In August 2016, ODI Leeds used data from Calderdale Data Works and Data Mill North (Leeds and Bradford), plus a data file provided by Kirklees, to produce an interactive map of all the known allotments within West Yorkshire. The map has been created using Open Street Map, for full details see Open allotments.
By working with ODI Leeds, we’re hoping to publish more data in the same format (or schema) to enable more data like this to be aggregated to provide county wide (or larger) datasets. This is also promoted by Local Government (LG) Inform who provide the ability to aggregate date on their site, with the aim of providing data on a national level.
It is hoped that the West Yorkshire allotment map is the first seed in a whole crop of aggregated datasets!
Index of Multiple Deprivation (IMD)
The Index of Multiple Deprivation (IMD) is one of a set of English indices of deprivation. The figures are released by the Department for Communities and Local Government every three to five years. The latest statistics released are for 2015, and use data from 2012 to 2013. The data is provided at LSOA (Lower super output area – an area of around 1,500 residents) and ward levels.
The Calderdale IMD 2015 results dataset provides a factsheet and map for each domain within the IMD – Income, Employment, Education skills and training, Health disability, Crime, Housing and services, and Living environment – plus an overall factsheet and map.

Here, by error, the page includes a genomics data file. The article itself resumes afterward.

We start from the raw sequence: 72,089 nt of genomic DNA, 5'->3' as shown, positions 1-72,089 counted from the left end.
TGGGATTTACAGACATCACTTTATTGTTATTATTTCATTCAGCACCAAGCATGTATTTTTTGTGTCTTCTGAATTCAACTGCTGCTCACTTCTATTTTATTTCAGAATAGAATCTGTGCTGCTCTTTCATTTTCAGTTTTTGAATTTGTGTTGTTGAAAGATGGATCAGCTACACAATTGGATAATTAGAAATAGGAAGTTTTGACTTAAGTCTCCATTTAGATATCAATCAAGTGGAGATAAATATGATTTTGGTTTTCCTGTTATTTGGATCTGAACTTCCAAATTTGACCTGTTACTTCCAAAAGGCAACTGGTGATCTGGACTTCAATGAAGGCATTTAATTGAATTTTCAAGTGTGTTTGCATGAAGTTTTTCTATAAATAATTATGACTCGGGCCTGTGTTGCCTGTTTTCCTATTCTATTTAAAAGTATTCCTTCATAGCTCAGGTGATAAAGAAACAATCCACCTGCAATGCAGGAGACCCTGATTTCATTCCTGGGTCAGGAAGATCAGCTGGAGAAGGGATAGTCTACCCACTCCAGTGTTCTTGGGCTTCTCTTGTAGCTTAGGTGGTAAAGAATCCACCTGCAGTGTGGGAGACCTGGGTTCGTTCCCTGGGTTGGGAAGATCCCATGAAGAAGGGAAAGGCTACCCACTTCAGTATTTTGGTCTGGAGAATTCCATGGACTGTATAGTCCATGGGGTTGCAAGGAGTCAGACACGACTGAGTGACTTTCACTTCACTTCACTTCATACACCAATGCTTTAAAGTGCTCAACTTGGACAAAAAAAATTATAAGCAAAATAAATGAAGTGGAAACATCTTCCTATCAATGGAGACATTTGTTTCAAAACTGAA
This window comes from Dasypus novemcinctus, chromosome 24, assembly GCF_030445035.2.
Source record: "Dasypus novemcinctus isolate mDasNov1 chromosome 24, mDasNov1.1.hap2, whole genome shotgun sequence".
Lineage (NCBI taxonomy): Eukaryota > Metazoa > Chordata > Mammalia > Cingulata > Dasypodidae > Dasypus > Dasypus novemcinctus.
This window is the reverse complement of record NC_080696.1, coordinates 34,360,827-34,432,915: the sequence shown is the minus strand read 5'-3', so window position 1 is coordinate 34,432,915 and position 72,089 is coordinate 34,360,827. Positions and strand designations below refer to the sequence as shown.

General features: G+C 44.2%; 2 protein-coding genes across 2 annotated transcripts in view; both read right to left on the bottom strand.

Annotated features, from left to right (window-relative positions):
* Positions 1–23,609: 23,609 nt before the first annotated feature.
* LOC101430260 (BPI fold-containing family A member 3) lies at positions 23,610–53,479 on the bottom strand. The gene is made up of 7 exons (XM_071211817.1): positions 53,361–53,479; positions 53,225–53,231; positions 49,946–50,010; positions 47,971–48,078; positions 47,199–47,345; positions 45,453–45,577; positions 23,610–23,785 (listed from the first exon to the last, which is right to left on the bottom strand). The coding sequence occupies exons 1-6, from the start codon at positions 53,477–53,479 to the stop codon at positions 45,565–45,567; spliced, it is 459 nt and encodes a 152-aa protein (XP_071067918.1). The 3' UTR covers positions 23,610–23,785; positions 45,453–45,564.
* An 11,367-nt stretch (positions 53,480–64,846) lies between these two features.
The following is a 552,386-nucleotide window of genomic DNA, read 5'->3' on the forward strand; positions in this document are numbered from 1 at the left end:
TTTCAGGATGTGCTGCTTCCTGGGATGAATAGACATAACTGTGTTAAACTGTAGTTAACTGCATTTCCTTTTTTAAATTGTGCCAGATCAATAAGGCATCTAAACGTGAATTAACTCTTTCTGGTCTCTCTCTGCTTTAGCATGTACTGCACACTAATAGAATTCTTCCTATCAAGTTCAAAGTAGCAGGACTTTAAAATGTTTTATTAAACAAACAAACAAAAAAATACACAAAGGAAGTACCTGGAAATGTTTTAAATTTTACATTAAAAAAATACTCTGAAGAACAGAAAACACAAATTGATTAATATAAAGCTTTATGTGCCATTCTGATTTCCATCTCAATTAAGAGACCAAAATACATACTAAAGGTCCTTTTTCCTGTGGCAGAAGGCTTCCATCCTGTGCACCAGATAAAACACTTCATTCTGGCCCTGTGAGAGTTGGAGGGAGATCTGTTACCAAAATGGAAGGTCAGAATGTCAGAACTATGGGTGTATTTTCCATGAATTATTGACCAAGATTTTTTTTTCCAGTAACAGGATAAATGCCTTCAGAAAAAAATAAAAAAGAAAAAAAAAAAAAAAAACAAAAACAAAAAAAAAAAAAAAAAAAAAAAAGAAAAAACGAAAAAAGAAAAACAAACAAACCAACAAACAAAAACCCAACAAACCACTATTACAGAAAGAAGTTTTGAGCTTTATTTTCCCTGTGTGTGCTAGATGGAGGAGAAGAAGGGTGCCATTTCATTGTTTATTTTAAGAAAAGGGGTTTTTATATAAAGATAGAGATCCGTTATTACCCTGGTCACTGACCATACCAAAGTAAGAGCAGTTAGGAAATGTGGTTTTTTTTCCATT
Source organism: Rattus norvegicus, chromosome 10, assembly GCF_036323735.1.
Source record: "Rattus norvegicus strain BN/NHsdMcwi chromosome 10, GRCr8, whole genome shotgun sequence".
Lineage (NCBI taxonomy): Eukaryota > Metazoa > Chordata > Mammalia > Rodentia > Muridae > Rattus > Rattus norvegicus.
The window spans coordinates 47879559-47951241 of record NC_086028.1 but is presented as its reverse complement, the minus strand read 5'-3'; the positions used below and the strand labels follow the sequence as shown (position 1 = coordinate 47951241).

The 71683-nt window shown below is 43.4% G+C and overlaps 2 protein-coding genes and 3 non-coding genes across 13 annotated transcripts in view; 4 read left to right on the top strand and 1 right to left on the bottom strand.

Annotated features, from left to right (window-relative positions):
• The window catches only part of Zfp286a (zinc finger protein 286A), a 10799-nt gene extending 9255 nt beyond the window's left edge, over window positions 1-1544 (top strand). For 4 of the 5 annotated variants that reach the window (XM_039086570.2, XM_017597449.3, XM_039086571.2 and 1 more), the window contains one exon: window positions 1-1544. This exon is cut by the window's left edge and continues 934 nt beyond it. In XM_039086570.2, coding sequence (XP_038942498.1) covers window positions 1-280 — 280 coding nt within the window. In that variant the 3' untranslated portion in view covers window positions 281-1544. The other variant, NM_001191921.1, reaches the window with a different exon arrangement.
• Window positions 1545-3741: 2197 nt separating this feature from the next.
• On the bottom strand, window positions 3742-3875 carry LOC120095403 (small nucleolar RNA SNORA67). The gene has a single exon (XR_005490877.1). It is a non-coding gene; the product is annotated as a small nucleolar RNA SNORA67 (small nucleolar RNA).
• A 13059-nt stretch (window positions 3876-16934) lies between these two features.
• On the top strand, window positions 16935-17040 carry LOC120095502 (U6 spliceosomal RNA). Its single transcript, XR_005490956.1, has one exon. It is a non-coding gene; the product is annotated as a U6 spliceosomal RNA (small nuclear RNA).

A version for each ward is also included on the Ward profiles. This dataset is regularly one of the most popular datasets on Data Works, especially with organisations within the third (voluntary) sector in Calderdale. It is used as evidence for grants and funding for a wide range of schemes. It is also useful for targeting resources within the borough to ensure that the areas that need the resources are the areas that receive it.
#HighwaysHack took place on 21 and 22 October 2016 at ODI Leeds. The hack was organised by Highways England and ODI Leeds to try to tackle problems and find solutions in transport. Over 100 people attended the hack where there were three challenges:
- Better journeys for everyone;
- Lane availability;
- The future of the network.
Several applications and services were created during the event, including a Highways route rater (allowing preferences to be set by the user), a Journey planner (based on congestion on regular journeys and indicating which times are busiest), a Roads policy data dashboard for new offices, a Little car counter (a simple counter for indicating traffic flow on local roads), and a service for transporting freight using unused space in cars.
For details of the challenges, datasets and the interesting things that happened on the day, see #HighwaysHack .
Every term, all schools and academies are required to complete a census of their pupils. The information is submitted to central government to inform strategies, polices and funding allocations. The census includes the number of pupils on the school roll (both in total and by year group), free school meals, pupils with Special Educational Needs and Disability (SEND), and pupils with English as an additional language.
All these are available in separate datasets at primary school and secondary school level. Some are also available at ward level (see Ward profiles ).